Photography Shooting for the stars

Photo of Mogens Johansen

MOGENS JOHANSEN is always looking skywards. And here he gives practical tips on capturing that scene, at night.

Yes, yes there is such a thing as “astro tourism”. And because of Western Australia’s vast open spaces with little or no light pollution, it is one of the best places in the world to observe and photograph the brilliance of the beautiful Milky Way in the night sky.

The popularity of astro photography has taken off in recent years, partly thanks to new camera sensors that perform much better in low light, making it easier to capture the night sky.

Astro photography is not rocket science. All you need is your camera, a good tripod and nice dark scene without any light pollution from city lights.

I’m spending the evening with passionate stargazer Carol Redford at the Yarragadee Geodetic Observatory near Mingenew. Ms Redford is one of the driving forces behind getting astro tourism off the ground in Western Australia and she has a wealth of knowledge and experience in both stargazing and astro photography.

We are getting ourselves organised to get some nice pictures of the observatory’s giant dish and powerful laser beam against the night sky. The plan is to use the dish and the laser as a point of interest and as an anchor point to give some scale to the scene. I use the rule of thirds composition and make sure I leave plenty of space in the frame for the sky. In my experience, the foreground needs to be at least 100m away to give you the required depth of field needed to get the stars sharp as well.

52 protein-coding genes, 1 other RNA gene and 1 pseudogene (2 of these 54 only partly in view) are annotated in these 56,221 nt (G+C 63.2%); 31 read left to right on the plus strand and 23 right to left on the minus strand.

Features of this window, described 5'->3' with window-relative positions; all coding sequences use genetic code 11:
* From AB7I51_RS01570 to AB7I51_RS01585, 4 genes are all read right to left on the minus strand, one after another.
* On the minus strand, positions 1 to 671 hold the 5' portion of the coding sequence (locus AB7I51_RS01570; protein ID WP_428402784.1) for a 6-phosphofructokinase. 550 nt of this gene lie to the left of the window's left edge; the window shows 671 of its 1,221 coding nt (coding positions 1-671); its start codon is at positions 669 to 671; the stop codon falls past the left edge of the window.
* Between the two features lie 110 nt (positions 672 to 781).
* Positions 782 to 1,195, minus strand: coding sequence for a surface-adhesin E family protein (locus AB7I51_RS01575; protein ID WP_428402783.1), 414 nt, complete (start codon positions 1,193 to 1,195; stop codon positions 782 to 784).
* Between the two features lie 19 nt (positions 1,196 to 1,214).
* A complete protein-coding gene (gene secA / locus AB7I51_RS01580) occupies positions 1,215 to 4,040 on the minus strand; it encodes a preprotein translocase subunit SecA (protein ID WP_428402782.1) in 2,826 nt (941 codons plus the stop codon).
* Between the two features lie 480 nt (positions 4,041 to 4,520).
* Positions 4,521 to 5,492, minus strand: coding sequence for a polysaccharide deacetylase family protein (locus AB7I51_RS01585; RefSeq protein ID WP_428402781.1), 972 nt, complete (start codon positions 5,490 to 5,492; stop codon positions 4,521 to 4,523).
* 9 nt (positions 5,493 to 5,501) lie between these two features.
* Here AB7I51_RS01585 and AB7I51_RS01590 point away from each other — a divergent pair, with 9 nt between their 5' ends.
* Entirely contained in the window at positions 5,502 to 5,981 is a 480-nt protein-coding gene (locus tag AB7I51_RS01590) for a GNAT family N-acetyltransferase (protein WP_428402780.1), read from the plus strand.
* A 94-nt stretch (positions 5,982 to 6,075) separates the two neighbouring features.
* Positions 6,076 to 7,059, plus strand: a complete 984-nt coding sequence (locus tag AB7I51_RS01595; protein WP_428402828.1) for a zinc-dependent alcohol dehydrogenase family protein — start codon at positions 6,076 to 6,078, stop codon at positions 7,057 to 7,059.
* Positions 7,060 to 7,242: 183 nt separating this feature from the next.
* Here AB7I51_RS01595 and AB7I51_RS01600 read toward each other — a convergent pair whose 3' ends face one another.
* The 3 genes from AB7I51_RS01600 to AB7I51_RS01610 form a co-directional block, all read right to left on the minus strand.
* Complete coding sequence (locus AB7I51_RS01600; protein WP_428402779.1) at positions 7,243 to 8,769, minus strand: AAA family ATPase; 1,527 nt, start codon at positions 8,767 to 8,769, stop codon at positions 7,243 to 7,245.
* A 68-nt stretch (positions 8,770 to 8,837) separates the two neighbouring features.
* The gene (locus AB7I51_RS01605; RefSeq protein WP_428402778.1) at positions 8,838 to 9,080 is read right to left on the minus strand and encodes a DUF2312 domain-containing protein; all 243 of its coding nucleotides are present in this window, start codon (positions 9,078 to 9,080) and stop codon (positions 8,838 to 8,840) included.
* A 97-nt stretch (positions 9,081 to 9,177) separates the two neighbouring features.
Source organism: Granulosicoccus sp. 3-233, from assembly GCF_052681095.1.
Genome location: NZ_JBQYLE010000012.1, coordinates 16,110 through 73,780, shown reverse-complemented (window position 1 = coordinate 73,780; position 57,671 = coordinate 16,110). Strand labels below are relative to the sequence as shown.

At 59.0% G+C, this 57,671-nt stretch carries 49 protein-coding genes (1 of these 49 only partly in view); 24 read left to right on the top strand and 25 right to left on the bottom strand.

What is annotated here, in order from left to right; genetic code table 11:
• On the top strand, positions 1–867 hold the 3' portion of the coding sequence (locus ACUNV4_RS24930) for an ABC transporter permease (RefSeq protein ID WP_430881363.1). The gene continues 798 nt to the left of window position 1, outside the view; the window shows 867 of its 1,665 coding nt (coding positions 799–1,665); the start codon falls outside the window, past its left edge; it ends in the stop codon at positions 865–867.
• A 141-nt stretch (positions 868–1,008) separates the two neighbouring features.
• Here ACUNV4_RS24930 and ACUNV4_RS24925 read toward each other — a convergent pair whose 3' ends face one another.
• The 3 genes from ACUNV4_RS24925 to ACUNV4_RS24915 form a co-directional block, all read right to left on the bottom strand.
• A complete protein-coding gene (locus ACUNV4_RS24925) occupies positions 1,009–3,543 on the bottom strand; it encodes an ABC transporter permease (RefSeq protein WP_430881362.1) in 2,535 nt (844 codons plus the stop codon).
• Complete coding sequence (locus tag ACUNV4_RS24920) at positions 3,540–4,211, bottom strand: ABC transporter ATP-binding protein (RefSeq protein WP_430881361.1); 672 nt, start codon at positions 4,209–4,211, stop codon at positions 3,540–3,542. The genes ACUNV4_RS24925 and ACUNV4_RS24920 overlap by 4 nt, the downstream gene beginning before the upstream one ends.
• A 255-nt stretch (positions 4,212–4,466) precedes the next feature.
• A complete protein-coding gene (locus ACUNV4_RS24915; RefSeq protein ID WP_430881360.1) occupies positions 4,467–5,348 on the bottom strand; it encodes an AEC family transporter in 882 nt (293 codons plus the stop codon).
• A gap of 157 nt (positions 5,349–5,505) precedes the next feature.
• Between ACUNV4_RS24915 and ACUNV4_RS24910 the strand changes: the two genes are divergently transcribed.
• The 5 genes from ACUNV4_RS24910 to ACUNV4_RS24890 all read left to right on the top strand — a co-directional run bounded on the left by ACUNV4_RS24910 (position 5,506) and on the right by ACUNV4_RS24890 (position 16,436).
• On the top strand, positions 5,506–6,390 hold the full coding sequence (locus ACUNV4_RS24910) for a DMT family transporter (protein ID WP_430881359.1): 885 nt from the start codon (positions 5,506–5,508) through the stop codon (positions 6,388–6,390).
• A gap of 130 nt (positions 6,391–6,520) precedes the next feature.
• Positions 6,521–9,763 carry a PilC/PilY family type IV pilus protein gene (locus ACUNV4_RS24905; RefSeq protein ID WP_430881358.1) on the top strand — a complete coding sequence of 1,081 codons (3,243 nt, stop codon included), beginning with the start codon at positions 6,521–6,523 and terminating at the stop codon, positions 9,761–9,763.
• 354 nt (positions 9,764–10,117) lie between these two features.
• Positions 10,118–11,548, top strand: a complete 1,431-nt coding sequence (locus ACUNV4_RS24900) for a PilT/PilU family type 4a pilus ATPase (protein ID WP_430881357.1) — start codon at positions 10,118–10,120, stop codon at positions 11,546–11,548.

We have our cameras set on sturdy tripods, my camera settings are ISO 1600, f/2.8 and a 30 second exposure. I use a powerful torch to help me get the point of focus spot-on. In this case it is relatively easy thanks to the white dish but it is critical to get it right because of the shallow depth of field the wide open aperture gives me.

The 30-second shutter speed is long enough for the camera sensor to capture the lights from the night sky without any movement. Longer exposures will result in star trails so, unless that is what you are trying to achieve, you will need to adjust your ISO or aperture accordingly.

I manage to capture nice images of the Milky Way and the observatory dish and some unusual ones of their piercing green laser beam as it searches for satellites in the night sky.

Finding interesting places for astro photography is limited only by your imagination but check out this link to find some of the best spots in WA. Or, if you are travelling overseas, here.

Mogens Johansen’s practical tips for astro photography

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